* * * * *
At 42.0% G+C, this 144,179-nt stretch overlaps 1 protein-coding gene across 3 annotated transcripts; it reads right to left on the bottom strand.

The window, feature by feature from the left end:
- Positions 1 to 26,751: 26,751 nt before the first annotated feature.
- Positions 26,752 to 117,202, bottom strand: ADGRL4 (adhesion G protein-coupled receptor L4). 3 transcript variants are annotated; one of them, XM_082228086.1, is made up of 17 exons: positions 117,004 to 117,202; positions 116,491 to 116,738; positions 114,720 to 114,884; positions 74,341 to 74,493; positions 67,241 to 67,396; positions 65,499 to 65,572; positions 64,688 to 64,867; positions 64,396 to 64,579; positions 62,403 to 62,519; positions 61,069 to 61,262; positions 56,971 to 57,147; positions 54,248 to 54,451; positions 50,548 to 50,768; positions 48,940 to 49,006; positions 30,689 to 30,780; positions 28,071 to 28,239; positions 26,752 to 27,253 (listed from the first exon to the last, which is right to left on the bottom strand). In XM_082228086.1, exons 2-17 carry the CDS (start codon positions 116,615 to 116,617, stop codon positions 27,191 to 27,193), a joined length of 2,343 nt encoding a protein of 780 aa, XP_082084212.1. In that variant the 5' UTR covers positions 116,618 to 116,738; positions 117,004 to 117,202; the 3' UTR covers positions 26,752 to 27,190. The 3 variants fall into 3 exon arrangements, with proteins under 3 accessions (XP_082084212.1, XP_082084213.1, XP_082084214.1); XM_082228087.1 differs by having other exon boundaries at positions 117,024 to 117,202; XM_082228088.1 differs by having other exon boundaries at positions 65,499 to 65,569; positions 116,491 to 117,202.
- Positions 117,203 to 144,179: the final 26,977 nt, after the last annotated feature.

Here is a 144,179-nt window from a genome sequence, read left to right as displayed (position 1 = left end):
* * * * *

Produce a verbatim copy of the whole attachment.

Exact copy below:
At 42.0% G+C, this 144,179-nt stretch overlaps 1 protein-coding gene across 3 annotated transcripts; it reads right to left on the bottom strand.

The window, feature by feature from the left end:
- Positions 1 to 26,751: 26,751 nt before the first annotated feature.
- Positions 26,752 to 117,202, bottom strand: ADGRL4 (adhesion G protein-coupled receptor L4). 3 transcript variants are annotated; one of them, XM_082228086.1, is made up of 17 exons: positions 117,004 to 117,202; positions 116,491 to 116,738; positions 114,720 to 114,884; positions 74,341 to 74,493; positions 67,241 to 67,396; positions 65,499 to 65,572; positions 64,688 to 64,867; positions 64,396 to 64,579; positions 62,403 to 62,519; positions 61,069 to 61,262; positions 56,971 to 57,147; positions 54,248 to 54,451; positions 50,548 to 50,768; positions 48,940 to 49,006; positions 30,689 to 30,780; positions 28,071 to 28,239; positions 26,752 to 27,253 (listed from the first exon to the last, which is right to left on the bottom strand). In XM_082228086.1, exons 2-17 carry the CDS (start codon positions 116,615 to 116,617, stop codon positions 27,191 to 27,193), a joined length of 2,343 nt encoding a protein of 780 aa, XP_082084212.1. In that variant the 5' UTR covers positions 116,618 to 116,738; positions 117,004 to 117,202; the 3' UTR covers positions 26,752 to 27,190. The 3 variants fall into 3 exon arrangements, with proteins under 3 accessions (XP_082084212.1, XP_082084213.1, XP_082084214.1); XM_082228087.1 differs by having other exon boundaries at positions 117,024 to 117,202; XM_082228088.1 differs by having other exon boundaries at positions 65,499 to 65,569; positions 116,491 to 117,202.
- Positions 117,203 to 144,179: the final 26,977 nt, after the last annotated feature.

Here is a 144,179-nt window from a genome sequence, read left to right as displayed (position 1 = left end):